What can I watch without a TV licence?
Published 28 September 2015 by Emily Bancroft
Find out what you’ll be able to watch for free – legally.
The TV licence is a necessary purchase for most of us. After all, even though no one wants to pay £145.50 a year, we can’t do without TV, right?
Well, you might not actually need to pay for a TV licence, depending on how and when you’re watching telly. And we’re not trying to encourage you to break the law and just not pay the bill – you might be able to do this entirely legally. Read on to find out when you might not need a TV licence to watch programmes on TV.
After the broadcast
If you’re watching any programmes after they’ve been broadcast on TV, you won’t need a TV licence to do this. This includes anything you’re streaming or downloading from BBC iPlayer, ITV Player or All 4. There have been discussions recently about people potentially needing a TV licence to watch BBC iPlayer in the future, but thankfully that’s not the case at the moment. As long as you’re not watching anything live, you don’t have to pay for a TV licence.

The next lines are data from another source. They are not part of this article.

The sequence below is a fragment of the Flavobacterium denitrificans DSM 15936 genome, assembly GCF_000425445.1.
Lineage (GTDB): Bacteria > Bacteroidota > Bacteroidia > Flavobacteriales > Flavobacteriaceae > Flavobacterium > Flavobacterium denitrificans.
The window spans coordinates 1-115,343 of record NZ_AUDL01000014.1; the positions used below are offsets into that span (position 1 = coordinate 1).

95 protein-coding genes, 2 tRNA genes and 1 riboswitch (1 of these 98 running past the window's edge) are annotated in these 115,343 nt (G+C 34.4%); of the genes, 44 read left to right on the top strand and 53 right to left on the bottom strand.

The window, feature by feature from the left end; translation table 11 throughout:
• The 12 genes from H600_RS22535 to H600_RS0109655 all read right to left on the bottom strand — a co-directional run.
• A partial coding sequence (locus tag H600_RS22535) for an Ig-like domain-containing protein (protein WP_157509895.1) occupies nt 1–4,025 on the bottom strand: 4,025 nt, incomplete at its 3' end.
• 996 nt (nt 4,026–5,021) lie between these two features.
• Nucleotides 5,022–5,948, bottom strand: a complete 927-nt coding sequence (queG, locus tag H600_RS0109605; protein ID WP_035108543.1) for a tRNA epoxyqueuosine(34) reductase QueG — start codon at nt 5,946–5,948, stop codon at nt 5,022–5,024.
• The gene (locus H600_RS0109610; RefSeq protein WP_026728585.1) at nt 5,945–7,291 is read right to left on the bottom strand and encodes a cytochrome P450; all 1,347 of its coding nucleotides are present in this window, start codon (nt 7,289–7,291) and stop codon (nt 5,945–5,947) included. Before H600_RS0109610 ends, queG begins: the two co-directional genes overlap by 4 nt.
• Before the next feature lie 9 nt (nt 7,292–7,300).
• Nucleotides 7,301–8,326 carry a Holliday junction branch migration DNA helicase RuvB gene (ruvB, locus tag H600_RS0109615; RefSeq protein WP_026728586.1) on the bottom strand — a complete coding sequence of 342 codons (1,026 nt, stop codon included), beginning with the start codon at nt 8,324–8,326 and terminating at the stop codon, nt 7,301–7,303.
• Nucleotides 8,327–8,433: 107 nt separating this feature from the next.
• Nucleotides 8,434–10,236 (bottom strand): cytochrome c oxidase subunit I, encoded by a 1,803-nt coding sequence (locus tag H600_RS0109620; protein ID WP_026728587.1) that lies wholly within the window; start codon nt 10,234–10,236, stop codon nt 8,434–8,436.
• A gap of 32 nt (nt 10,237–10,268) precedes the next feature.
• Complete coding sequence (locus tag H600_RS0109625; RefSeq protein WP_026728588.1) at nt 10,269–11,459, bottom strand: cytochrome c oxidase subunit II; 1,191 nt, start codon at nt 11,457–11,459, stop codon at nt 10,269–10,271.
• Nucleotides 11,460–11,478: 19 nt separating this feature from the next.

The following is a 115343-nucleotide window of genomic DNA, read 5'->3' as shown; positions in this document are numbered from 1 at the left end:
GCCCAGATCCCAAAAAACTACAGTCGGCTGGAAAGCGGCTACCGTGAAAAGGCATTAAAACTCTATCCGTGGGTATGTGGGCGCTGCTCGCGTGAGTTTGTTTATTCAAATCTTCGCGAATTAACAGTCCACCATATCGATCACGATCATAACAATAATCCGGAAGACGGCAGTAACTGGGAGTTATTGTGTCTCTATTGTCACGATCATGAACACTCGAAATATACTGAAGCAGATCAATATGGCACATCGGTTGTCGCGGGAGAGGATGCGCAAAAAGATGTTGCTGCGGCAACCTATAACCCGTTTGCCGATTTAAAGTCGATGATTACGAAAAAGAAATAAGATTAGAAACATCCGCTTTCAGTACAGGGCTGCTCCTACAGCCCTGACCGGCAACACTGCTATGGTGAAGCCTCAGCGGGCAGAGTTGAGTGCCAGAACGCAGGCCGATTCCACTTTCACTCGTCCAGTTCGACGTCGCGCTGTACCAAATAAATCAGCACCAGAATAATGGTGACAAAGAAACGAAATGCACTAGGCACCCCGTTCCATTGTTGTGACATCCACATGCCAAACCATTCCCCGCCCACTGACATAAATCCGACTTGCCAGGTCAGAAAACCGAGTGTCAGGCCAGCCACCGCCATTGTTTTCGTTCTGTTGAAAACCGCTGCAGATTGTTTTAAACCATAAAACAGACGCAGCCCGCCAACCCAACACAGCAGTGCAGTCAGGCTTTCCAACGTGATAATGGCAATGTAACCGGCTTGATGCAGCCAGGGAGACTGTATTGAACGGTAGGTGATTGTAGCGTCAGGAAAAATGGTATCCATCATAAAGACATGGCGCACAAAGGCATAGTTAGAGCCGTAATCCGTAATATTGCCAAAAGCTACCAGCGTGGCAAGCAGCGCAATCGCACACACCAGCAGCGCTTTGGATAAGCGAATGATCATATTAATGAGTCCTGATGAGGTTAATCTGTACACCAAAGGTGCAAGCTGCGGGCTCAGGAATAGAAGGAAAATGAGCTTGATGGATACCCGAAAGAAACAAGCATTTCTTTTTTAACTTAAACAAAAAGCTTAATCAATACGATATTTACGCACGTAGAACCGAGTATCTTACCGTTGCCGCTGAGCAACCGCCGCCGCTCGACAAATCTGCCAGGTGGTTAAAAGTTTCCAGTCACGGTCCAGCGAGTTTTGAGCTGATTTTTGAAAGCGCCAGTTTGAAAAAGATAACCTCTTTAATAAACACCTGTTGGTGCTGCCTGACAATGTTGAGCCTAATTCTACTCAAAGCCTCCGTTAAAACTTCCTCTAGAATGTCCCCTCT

This also includes streaming services like Netflix or Amazon Prime, as they don’t broadcast shows live. Obviously, you’ll be paying to use these services (£5.99 a month for each service) but you won’t need to pay £145.50 a year for the TV licence on top of this.
If you’ve decided that you don’t need a licence, you’ll need to fill out a declaration form to tell the TV licensing people this. They may decide to send someone round to your house to check that you’ve not got a set to watch TV live, but as long as you’re not breaking any rules, this isn’t anything to worry about.
You’ll need a TV licence if you’re planning on watching any TV programmes live. This doesn’t just apply if you’re watching programmes on the BBC – it’s for ALL live shows. So if you go onto the Channel 4 website to watch live, you’d need a TV licence to be able to do this. If you don’t want to have to pay for a licence, you’ll have to wait for the show to finish airing and watch it on catch up afterwards.
You’ll also still need a TV licence if you want to record live TV and watch it later. This applies whether you’re using Sky+, Virgin’s TiVo service or an old-school video recorder. It doesn’t matter if you’re planning to watch the programmes after they’ve been broadcast – you’re still recording them live so you’d need to pay for a TV licence.
If you decide to ignore the rules and watch TV without a TV licence, you could be in for quite a big fine. The TV Licensing website claims that you’ll be prosecuted, could face a court appearance and a fine of up to £1,000. If you’re in Jersey, the fine can be a maximum of £500 and in Guernsey, it can go up to £2,000.